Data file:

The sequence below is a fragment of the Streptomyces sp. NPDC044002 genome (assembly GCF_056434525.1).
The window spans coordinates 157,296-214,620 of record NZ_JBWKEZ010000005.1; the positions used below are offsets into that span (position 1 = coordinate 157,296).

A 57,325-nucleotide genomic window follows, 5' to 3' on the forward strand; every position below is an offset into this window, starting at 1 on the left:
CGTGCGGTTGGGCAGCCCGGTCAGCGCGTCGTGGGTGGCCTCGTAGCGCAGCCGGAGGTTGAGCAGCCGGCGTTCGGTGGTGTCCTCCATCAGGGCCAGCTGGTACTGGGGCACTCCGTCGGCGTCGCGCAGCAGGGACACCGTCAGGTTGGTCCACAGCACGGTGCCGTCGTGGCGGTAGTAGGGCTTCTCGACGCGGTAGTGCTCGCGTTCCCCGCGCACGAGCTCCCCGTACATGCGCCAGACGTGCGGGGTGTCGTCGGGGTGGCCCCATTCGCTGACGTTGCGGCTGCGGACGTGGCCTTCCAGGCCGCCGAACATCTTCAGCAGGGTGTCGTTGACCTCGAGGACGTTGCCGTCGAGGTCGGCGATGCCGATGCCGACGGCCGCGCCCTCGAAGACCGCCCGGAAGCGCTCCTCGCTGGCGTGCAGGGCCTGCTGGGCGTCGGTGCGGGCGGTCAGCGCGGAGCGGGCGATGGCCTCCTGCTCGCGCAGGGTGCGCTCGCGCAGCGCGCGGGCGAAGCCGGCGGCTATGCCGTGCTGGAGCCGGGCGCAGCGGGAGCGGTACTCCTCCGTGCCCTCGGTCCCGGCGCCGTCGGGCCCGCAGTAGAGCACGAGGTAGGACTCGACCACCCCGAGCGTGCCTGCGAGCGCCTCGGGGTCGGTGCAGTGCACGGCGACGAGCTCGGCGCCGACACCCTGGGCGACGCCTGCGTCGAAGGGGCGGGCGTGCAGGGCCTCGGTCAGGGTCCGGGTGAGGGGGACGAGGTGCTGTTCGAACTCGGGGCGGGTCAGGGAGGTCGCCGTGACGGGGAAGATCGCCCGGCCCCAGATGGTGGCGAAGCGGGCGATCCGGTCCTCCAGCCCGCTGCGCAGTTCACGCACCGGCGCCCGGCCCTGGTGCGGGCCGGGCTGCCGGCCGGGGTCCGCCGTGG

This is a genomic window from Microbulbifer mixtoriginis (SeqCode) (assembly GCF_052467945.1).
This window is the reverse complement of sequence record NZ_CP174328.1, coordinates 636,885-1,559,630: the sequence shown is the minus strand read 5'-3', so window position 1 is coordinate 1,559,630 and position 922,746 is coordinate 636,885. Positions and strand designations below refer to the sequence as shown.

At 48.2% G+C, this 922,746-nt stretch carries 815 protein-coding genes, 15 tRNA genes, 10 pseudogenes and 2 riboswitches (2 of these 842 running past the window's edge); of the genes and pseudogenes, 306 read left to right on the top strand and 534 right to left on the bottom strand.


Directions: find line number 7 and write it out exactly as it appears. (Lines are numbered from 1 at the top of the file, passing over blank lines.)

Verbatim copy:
At 48.2% G+C, this 922,746-nt stretch carries 815 protein-coding genes, 15 tRNA genes, 10 pseudogenes and 2 riboswitches (2 of these 842 running past the window's edge); of the genes and pseudogenes, 306 read left to right on the top strand and 534 right to left on the bottom strand.